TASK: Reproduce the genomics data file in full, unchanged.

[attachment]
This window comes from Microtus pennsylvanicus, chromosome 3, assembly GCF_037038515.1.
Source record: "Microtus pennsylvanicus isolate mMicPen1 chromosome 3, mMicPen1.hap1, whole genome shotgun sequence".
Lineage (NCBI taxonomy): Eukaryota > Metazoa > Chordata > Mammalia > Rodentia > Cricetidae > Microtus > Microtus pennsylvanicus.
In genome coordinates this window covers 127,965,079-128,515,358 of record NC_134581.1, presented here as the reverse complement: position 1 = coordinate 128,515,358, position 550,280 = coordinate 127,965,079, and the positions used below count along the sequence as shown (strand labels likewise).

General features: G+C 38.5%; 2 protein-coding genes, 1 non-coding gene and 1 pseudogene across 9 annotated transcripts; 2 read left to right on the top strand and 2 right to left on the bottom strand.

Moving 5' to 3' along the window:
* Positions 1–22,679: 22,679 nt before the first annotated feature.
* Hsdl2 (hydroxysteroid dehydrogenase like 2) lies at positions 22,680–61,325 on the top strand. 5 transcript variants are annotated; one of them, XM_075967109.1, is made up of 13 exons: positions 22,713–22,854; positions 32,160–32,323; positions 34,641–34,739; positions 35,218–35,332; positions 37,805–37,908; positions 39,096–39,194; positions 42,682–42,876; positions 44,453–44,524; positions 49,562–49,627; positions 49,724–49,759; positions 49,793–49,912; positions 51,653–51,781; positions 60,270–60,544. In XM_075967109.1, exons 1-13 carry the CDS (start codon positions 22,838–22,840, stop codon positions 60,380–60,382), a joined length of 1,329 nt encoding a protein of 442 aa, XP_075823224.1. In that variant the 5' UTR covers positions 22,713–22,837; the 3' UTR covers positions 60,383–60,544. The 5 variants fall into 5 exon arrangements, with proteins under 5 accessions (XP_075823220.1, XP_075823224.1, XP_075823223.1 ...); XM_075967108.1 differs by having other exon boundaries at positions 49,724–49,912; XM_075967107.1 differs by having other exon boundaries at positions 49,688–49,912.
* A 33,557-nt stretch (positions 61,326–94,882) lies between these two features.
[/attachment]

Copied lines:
This window comes from Microtus pennsylvanicus, chromosome 3, assembly GCF_037038515.1.
Source record: "Microtus pennsylvanicus isolate mMicPen1 chromosome 3, mMicPen1.hap1, whole genome shotgun sequence".
Lineage (NCBI taxonomy): Eukaryota > Metazoa > Chordata > Mammalia > Rodentia > Cricetidae > Microtus > Microtus pennsylvanicus.
In genome coordinates this window covers 127,965,079-128,515,358 of record NC_134581.1, presented here as the reverse complement: position 1 = coordinate 128,515,358, position 550,280 = coordinate 127,965,079, and the positions used below count along the sequence as shown (strand labels likewise).

General features: G+C 38.5%; 2 protein-coding genes, 1 non-coding gene and 1 pseudogene across 9 annotated transcripts; 2 read left to right on the top strand and 2 right to left on the bottom strand.

Moving 5' to 3' along the window:
* Positions 1–22,679: 22,679 nt before the first annotated feature.
* Hsdl2 (hydroxysteroid dehydrogenase like 2) lies at positions 22,680–61,325 on the top strand. 5 transcript variants are annotated; one of them, XM_075967109.1, is made up of 13 exons: positions 22,713–22,854; positions 32,160–32,323; positions 34,641–34,739; positions 35,218–35,332; positions 37,805–37,908; positions 39,096–39,194; positions 42,682–42,876; positions 44,453–44,524; positions 49,562–49,627; positions 49,724–49,759; positions 49,793–49,912; positions 51,653–51,781; positions 60,270–60,544. In XM_075967109.1, exons 1-13 carry the CDS (start codon positions 22,838–22,840, stop codon positions 60,380–60,382), a joined length of 1,329 nt encoding a protein of 442 aa, XP_075823224.1. In that variant the 5' UTR covers positions 22,713–22,837; the 3' UTR covers positions 60,383–60,544. The 5 variants fall into 5 exon arrangements, with proteins under 5 accessions (XP_075823220.1, XP_075823224.1, XP_075823223.1 ...); XM_075967108.1 differs by having other exon boundaries at positions 49,724–49,912; XM_075967107.1 differs by having other exon boundaries at positions 49,688–49,912.
* A 33,557-nt stretch (positions 61,326–94,882) lies between these two features.